The United States Supreme Court has an opportunity to settle once and for all the illegality of the internment of Japanese Americans during World War II. It has the opportunity to help ensure that it never happens again.
The issue is being attached to a lawsuit that was filed against the Obama Administration and members of Congress by journalist Chris Hedges and others in January 2012.
Hedges v. Obama challenges the National Defense Authorization Act (NDAA), which permits the U.S. government to indefinitely detain people “who are part of or substantially support Al Qaeda, the Taliban, or associated forces engaged in hostilities against the United States.” What’s that got to do with the Japanese internment? Read on.
The NDAA wording seems harmless enough, but Hedges felt it was vague and could include journalists, activists, and human rights workers who may simply be exercising their First Amendment rights. Might a journalist who interviews a critic of the Obama Administration be seen as giving support to terrorists or “associated forces?”
Hedges and his co-plaintiffs focus on the NDAA provision that states “existing law and authorities relating to the detention of United States citizens” would not be affected by the law. He raises the example of the Korematsu v. United States ruling in 1944, which remains among the “existing law and authorities” relating to military detention of U.S. citizens.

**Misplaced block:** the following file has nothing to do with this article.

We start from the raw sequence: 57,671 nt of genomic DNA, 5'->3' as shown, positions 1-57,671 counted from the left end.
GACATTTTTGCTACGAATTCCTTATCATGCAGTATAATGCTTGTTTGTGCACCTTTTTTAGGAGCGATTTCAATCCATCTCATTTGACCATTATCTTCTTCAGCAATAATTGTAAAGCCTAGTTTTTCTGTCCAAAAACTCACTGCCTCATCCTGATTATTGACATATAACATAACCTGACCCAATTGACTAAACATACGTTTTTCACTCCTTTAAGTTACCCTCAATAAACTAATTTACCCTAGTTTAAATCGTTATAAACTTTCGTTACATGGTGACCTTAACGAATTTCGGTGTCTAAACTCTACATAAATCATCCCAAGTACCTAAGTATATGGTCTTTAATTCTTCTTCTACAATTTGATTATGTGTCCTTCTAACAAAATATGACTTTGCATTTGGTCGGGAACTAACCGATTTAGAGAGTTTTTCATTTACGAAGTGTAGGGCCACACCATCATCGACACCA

Although Fred Korematsu’s conviction was finally overturned in 1983, the constitutionality of the detention of Japanese Americans was not. Despite the Department of Justice’s 2011 concession that the decision was “in error,” it remains an “existing law and authority.”
The ruling needs to be removed, because, as Supreme Court Justice Anontin Scalia told University of Hawaii law students a few weeks ago, referring to the internment, “You are kidding yourself if you think the same thing will not happen again.”
Unfortunately, the Obama Administration is on the wrong side of history. Responding last week to a letter from Hedges sent to the Solicitor General, in which he asks, “Should Korematsu be overruled?” the Administration “chose not to support a years-long campaign to get the Court to repudiate one of its most heavily criticized opinions from the World War II era,” reported Lyle Denniston at SCOTUSblog, a website that extensively covers the U.S. Supreme Court.
Hedges v. Obama is not specifically about Korematsu v. United States. But now that Chris Hedges brought it up, the Court has an opportunity, as well as a moral obligation, to overturn it. (end)